It was a wonderful summer, and I would encourage all to do summer missions. You meet people from all different countries, experience differnet cultures, get a chance to witness, feel God’s hand protecting you in your everyday life. But not only that. Sometimes you land in the middle of a historical moment. And so you come away with great stories to tell, too.

 

How I Learned I Am Not Neurotic

My father left my mother when I was 2, and I had major rejection issues. As I child I was extremely shy (though I eventually grew out of that), and as a teen I got into plenty of silly relationships because I was so desperate to have someone love me.

Then, when I married, all kinds of issues from my past surfaced again (as they often do when we marry or have a child), and I was sure I had some deep dark secret that I had never consciously remembered.

At the same time, I was taking plenty of sociology courses focusing on abuse, and I figured sometime, somewhere, someone must have done something to me.

And I had proof, too! I’ve never liked anyone taking my pulse or hearing my heartbeat. It scares me, makes me want to run, and brings on major panic. In fact, I don’t like anything about the heart. In grade 7 we were studying the different chambers of the heart, and I almost passed out. Just thinking about it turns me white.

And I hated those gym classes where they made you take your pulse. I always faked it.

I even hated blood tests. Needles were fine; it was the taking blood out that bothered me. And so I built all these scenarios in my head of weird things that might have happened to me, when I heard my heartbeat echoing in my ears at a particularly scary time, and I had freaked out.

At times, when I spoke with a counselor when I was younger, I would mention this, and frequently they thought it was quite interesting. I would be asked to make a list of all the things that made me feel that way, and there were quite a lot. But the counseling never really went on very long, and soon it would be dropped, leaving me with a vague feeling that SOMETHING had happened, but I could never put my finger on it.

Flash forward to yesterday’s homeschooling. In science, with my 11-year-old, we’re studying the heart. And guess what she did? That’s right. She panicked. She refused to listen to her pulse. She turned white and started bouncing whenever we talked about the chambers of the heart. She freaked even watching her sister take her own pulse.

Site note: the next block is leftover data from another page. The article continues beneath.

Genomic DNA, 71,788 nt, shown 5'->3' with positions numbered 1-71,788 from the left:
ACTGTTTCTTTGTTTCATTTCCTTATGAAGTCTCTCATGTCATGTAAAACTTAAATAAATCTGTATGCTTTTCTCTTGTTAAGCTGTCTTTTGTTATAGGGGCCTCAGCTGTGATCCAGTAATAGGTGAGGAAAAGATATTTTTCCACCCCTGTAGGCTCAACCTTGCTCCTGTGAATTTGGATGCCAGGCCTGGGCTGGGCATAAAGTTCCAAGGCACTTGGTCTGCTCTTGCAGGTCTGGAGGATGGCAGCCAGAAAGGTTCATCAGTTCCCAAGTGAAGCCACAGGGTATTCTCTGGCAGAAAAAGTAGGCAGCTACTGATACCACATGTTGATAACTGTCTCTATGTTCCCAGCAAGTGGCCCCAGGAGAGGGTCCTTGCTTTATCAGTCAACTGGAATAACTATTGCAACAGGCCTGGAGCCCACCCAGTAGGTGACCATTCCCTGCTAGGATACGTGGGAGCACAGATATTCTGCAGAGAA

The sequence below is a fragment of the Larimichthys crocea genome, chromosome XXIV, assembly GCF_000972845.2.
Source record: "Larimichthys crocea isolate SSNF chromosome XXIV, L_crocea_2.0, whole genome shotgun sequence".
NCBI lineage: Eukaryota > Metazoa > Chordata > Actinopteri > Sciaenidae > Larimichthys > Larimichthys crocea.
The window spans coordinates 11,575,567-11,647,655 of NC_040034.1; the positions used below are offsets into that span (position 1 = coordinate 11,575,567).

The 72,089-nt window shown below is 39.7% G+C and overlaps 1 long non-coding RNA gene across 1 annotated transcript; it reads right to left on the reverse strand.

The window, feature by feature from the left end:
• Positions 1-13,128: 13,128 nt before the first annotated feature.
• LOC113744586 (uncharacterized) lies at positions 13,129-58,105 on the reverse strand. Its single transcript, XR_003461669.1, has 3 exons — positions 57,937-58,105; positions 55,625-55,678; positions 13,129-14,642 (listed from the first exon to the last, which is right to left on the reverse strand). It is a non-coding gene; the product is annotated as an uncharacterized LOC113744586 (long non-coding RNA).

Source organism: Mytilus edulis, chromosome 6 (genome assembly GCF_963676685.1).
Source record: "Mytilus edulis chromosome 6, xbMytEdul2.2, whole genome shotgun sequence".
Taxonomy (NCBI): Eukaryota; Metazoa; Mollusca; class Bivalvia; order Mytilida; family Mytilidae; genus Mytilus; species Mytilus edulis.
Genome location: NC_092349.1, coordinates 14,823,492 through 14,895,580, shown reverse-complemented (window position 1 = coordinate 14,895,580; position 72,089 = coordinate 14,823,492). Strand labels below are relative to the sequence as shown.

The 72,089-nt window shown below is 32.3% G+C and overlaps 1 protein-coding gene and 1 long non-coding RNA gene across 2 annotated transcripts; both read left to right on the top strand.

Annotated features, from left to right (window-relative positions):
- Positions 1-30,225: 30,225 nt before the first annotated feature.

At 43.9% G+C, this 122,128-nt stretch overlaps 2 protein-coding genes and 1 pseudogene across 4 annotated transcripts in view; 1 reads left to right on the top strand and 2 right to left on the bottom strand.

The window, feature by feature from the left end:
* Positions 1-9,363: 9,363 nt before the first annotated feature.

And I realized that I am simply a victim of genetics! I feel so much better.

It is amazing how many things, including our fears, actually can be genetic. Rebecca looks like me, but Katie is like me in many ways.

So often we’re trying to find environmental reasons for different issues in our lives, and maybe we’re barking up the wrong tree. Maybe that’s just the way we are. Doesn’t mean it can’t be changed, but maybe that’s our predisposition. And maybe I should just calm down!

Made me feel much better! And rather silly, too!

7 Juicy Tidbits About Me

shiela_006

Diane over at Stepping into the Light, whom I know from Twitter, has tagged me to write 7 weird things about me.

It’s quite the challenge, because hers and so weird and wacky! How can I compete with that? But I will try!

1. When I was in grade school I used to fake asthma attacks to get out of gym. I hated gym. I wasn’t overweight, and I was actually quite athletic. I’ve always loved aerobics, and I could do the Jane Fonda Workout when I was 11 without breaking a sweat. I’ve always liked tennis. But team sports gave me hives. The thought that someone was watching me just about did me in. So I’d bring my puffers, have an attack, and presto! It worked great with skiing, too.

I always promised myself that one of the blessings of being an adult is that no one could ever force me to play sports again, and I haven’t played volleyball or basketball or baseball since I was in grade 9 gym. And I’m very proud of it! But boy can I kick butt in baseball on the Wii!

2. I used to fly across the country by myself as a child, starting at age 7, to see my father. The Toronto-Vancouver flight was 4 1/2 hours, and I managed it okay. But I learned something important: when you cry, stewardesses bring you chocolate chip cookies. So I’d periodically turn on the tears. It seems that I spent a great deal of my childhood faking things!